Well-Structured Debt and Repayments

The importance of well-structured debt and repayments. 

As circumstances change, so too must we. Whether it be decreasing the stocking rate during a dry period, or re-structuring debt and repayments as interest rates rise, it is important to be on the front foot to make necessary changes in line with the current situation we find ourselves in. As a producer, it doesn’t matter if you’re located in Queensland or Victoria, or what type of operation you run, knowing how your debt is structured can be critical to your success. At SproutAg, we help a wide variety of producers, in particular those with mixed operations. Lower commodity prices (particularly in the livestock industry), rising interest rates off record lows and higher than normal input costs, means the need to adapt is more important than ever.  

At SproutAg, we understand that the cost of debt is important and can often be one of the higher costs in a business. However, knowing the structure of your debt and ensuring that your repayments match your cashflow is even more important. As a business owner, it is crucial to review not only your current interest rate, but also (and more importantly) the structure of your debt.  

Here are some key things to consider when reviewing your debt: 

  • Is the repayment cycle or interest timing still appropriate for your business? 
  • Do you have upcoming principal reductions? If so, do you know when they occur? 
  • Does your interest only period start converting to principal and interest repayments? 
  • Are your working capital limits still appropriate? 
  • How are you structuring your equipment finance and are you utilising Balloons appropriately to give you more flexibility?
  • Do you have a specific facility to trade livestock or is this connected to your overdraft? 

As interest rates continue to rise, your business may be in a position to pay the higher interest, however it is essential you are also able to pay for principal reductions, particularly when faced with lower commodity prices, rising input costs and the additional capital required to survive a normal season. As a result, your cashflow is critical to ensure you can meet your upcoming repayments.  


Six Tips for Re-structuring Debt and Keeping on Top of Cashflow 

  • Be more cautious when structuring your debt.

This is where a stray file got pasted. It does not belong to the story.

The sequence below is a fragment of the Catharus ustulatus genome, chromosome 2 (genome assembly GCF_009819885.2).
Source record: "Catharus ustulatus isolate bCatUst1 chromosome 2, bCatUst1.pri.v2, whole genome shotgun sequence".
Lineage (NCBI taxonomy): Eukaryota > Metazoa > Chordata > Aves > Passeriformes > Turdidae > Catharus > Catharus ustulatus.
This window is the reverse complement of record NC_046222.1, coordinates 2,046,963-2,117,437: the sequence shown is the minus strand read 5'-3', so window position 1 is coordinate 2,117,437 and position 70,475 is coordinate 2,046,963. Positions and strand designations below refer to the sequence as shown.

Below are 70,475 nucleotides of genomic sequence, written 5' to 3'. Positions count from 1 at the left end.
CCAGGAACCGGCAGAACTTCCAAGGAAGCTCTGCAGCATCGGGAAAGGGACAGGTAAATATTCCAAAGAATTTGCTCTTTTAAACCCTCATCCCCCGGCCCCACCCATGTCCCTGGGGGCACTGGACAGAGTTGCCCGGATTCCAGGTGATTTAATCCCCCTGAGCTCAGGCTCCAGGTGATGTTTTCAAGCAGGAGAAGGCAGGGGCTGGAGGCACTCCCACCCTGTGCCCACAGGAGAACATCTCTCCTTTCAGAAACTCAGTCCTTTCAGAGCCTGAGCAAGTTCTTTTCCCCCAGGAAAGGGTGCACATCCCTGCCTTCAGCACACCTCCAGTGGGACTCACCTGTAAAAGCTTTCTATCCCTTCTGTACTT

• If you’re buying equipment and you don’t normally use equipment finance, then you may consider equipment finance this year to improve your cashflow. 
  • If you have a principal reduction coming up or your loan is switching to principal, then get onto this early. Be really well prepared with the right information, and don’t wait until the last minute. 
  • If you don’t have a trading facility in place for livestock, consider one to capitilise on the opportunities available. 
  • Don’t pay cash for equipment if you’re then going to have to extend your overdraft. 
  • Get organised. In a rural property market that may not be as hot in certain areas, it could be a great time to put in place a pre-approval for those acquisitions in the future (don’t wait). 

Livestock Purchases and Instant Assets

Opportunities for livestock purchases, refinancing conversations and discussions around succession have been very topical across the SproutAg offices this month. 

Following a strong Summer and Autumn, many livestock producers are taking advantage of the falling commodity prices and enquiring about livestock finance opportunities. While there is still uncertainty in the sector about when livestock prices (particularly cattle) will reach the bottom, there are still many producers who are seeing the falling prices as an opportunity to build up heard numbers while prices are favourable. In addition to the falling commodity prices, many livestock producers are also enquiring about livestock finance as a solution to meet their working capital requirements for 2023.  

Across the Country, we’re continuing to see interest rates rise to curb inflation. As a result, our team have been facilitating a number of conversations around refinancing whole of bank loans. When comparing interest rates between banks, we’re currently seeing upwards of a 1% difference across the board. This difference is a timely reminder that having a conversation with your bank or lender about interest rates and re-financing can be of great benefit to you and your operation in the long-term. Speak with our SproutAg advisors to find out more about the refinancing options available to your operation.   

For any family farming operations, it’s important to consider and start to put in place some safe-guards and strategies within families as children in their teenage years approach the end of their schooling. With many of our clients having teenage children, the team at SproutAg have been completing a significant number of succession ready services. These services are critical to help current leaders of a family farming operation set up, lead and articulate a long-term strategic succession plan.  

Cash Flow and Instant Assets 

Following the announcement of the 2023-2024 Federal Budget, the team at SproutAg have seen an increase in ‘last minute’ equipment finance enquiries. This increase is a direct result of the changes to the instant asset write off scheme, that finishes as of June 30, 2023. The new budget now offers instant asset write off for purchases between $1,000 and $20,000. The change from the Federal Government has come about with the aim to increase cash flow in businesses turning over less than $10million. The changes as announced in the budget are no unlikely to cover many machinery purchases in the future. With an increase in interest rates, clients have been using equipment finance to assist with their working capital requirements. This year, with rising input costs and lower commodity process, it is critical that producers don’t get caught with a lack of cashflow later in the calendar year.